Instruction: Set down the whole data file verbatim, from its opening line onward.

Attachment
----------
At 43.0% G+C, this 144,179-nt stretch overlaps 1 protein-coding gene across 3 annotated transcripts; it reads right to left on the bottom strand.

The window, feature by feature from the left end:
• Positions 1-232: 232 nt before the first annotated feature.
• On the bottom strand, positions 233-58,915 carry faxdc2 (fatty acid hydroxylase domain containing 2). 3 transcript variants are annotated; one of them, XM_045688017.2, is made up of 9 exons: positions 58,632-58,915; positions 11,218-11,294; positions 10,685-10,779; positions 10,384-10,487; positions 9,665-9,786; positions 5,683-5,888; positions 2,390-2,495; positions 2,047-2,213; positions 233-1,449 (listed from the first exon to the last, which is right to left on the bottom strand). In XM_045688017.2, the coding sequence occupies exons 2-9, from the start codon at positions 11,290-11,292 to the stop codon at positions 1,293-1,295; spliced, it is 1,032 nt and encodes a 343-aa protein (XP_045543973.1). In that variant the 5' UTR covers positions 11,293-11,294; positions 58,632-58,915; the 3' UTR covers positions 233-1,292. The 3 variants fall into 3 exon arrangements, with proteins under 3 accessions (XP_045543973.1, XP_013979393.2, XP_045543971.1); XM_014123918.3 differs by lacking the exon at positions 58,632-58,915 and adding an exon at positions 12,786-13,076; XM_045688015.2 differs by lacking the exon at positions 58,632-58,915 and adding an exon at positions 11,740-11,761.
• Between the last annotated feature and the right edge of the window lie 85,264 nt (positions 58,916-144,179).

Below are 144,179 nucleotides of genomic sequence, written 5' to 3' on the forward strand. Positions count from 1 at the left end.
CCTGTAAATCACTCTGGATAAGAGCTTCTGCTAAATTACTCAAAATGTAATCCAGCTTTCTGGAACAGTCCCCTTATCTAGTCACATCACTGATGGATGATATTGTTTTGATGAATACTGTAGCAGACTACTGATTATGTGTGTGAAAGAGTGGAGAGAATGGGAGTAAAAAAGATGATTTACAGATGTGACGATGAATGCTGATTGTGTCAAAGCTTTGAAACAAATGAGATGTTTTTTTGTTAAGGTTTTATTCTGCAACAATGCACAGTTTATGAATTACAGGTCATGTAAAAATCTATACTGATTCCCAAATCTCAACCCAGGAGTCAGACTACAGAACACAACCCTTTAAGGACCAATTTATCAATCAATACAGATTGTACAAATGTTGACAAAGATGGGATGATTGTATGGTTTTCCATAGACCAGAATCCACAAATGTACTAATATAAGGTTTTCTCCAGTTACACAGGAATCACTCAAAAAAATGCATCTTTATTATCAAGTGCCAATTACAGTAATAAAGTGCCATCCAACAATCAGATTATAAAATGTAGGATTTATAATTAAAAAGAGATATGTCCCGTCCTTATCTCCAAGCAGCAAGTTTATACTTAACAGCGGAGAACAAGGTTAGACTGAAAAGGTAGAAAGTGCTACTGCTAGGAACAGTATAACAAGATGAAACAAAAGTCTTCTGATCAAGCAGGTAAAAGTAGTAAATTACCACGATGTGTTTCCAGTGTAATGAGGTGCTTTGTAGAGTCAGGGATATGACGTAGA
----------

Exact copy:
At 43.0% G+C, this 144,179-nt stretch overlaps 1 protein-coding gene across 3 annotated transcripts; it reads right to left on the bottom strand.

The window, feature by feature from the left end:
• Positions 1-232: 232 nt before the first annotated feature.
• On the bottom strand, positions 233-58,915 carry faxdc2 (fatty acid hydroxylase domain containing 2). 3 transcript variants are annotated; one of them, XM_045688017.2, is made up of 9 exons: positions 58,632-58,915; positions 11,218-11,294; positions 10,685-10,779; positions 10,384-10,487; positions 9,665-9,786; positions 5,683-5,888; positions 2,390-2,495; positions 2,047-2,213; positions 233-1,449 (listed from the first exon to the last, which is right to left on the bottom strand). In XM_045688017.2, the coding sequence occupies exons 2-9, from the start codon at positions 11,290-11,292 to the stop codon at positions 1,293-1,295; spliced, it is 1,032 nt and encodes a 343-aa protein (XP_045543973.1). In that variant the 5' UTR covers positions 11,293-11,294; positions 58,632-58,915; the 3' UTR covers positions 233-1,292. The 3 variants fall into 3 exon arrangements, with proteins under 3 accessions (XP_045543973.1, XP_013979393.2, XP_045543971.1); XM_014123918.3 differs by lacking the exon at positions 58,632-58,915 and adding an exon at positions 12,786-13,076; XM_045688015.2 differs by lacking the exon at positions 58,632-58,915 and adding an exon at positions 11,740-11,761.
• Between the last annotated feature and the right edge of the window lie 85,264 nt (positions 58,916-144,179).

Below are 144,179 nucleotides of genomic sequence, written 5' to 3' on the forward strand. Positions count from 1 at the left end.
CCTGTAAATCACTCTGGATAAGAGCTTCTGCTAAATTACTCAAAATGTAATCCAGCTTTCTGGAACAGTCCCCTTATCTAGTCACATCACTGATGGATGATATTGTTTTGATGAATACTGTAGCAGACTACTGATTATGTGTGTGAAAGAGTGGAGAGAATGGGAGTAAAAAAGATGATTTACAGATGTGACGATGAATGCTGATTGTGTCAAAGCTTTGAAACAAATGAGATGTTTTTTTGTTAAGGTTTTATTCTGCAACAATGCACAGTTTATGAATTACAGGTCATGTAAAAATCTATACTGATTCCCAAATCTCAACCCAGGAGTCAGACTACAGAACACAACCCTTTAAGGACCAATTTATCAATCAATACAGATTGTACAAATGTTGACAAAGATGGGATGATTGTATGGTTTTCCATAGACCAGAATCCACAAATGTACTAATATAAGGTTTTCTCCAGTTACACAGGAATCACTCAAAAAAATGCATCTTTATTATCAAGTGCCAATTACAGTAATAAAGTGCCATCCAACAATCAGATTATAAAATGTAGGATTTATAATTAAAAAGAGATATGTCCCGTCCTTATCTCCAAGCAGCAAGTTTATACTTAACAGCGGAGAACAAGGTTAGACTGAAAAGGTAGAAAGTGCTACTGCTAGGAACAGTATAACAAGATGAAACAAAAGTCTTCTGATCAAGCAGGTAAAAGTAGTAAATTACCACGATGTGTTTCCAGTGTAATGAGGTGCTTTGTAGAGTCAGGGATATGACGTAGA